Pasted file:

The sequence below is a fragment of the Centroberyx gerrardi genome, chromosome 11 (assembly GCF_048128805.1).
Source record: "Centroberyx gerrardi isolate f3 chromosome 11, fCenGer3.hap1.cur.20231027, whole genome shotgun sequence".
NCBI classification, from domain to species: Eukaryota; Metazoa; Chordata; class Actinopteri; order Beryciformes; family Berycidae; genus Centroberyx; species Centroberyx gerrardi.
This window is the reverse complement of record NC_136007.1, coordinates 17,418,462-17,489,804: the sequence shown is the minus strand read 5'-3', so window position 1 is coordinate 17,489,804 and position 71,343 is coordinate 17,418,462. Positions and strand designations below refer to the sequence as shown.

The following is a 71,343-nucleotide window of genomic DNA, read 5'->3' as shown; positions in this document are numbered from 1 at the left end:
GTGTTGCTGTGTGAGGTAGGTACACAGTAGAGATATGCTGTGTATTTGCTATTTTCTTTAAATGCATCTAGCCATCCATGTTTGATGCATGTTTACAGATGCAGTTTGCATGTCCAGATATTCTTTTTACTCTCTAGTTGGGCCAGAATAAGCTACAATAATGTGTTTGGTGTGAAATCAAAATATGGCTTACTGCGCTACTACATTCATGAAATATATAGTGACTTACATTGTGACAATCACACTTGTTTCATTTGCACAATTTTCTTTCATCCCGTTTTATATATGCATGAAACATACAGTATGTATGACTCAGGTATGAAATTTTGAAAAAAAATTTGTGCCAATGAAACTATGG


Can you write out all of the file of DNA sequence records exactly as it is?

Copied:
The sequence below is a fragment of the Centroberyx gerrardi genome, chromosome 11 (assembly GCF_048128805.1).
Source record: "Centroberyx gerrardi isolate f3 chromosome 11, fCenGer3.hap1.cur.20231027, whole genome shotgun sequence".
NCBI classification, from domain to species: Eukaryota; Metazoa; Chordata; class Actinopteri; order Beryciformes; family Berycidae; genus Centroberyx; species Centroberyx gerrardi.
This window is the reverse complement of record NC_136007.1, coordinates 17,418,462-17,489,804: the sequence shown is the minus strand read 5'-3', so window position 1 is coordinate 17,489,804 and position 71,343 is coordinate 17,418,462. Positions and strand designations below refer to the sequence as shown.

The following is a 71,343-nucleotide window of genomic DNA, read 5'->3' as shown; positions in this document are numbered from 1 at the left end:
GTGTTGCTGTGTGAGGTAGGTACACAGTAGAGATATGCTGTGTATTTGCTATTTTCTTTAAATGCATCTAGCCATCCATGTTTGATGCATGTTTACAGATGCAGTTTGCATGTCCAGATATTCTTTTTACTCTCTAGTTGGGCCAGAATAAGCTACAATAATGTGTTTGGTGTGAAATCAAAATATGGCTTACTGCGCTACTACATTCATGAAATATATAGTGACTTACATTGTGACAATCACACTTGTTTCATTTGCACAATTTTCTTTCATCCCGTTTTATATATGCATGAAACATACAGTATGTATGACTCAGGTATGAAATTTTGAAAAAAAATTTGTGCCAATGAAACTATGG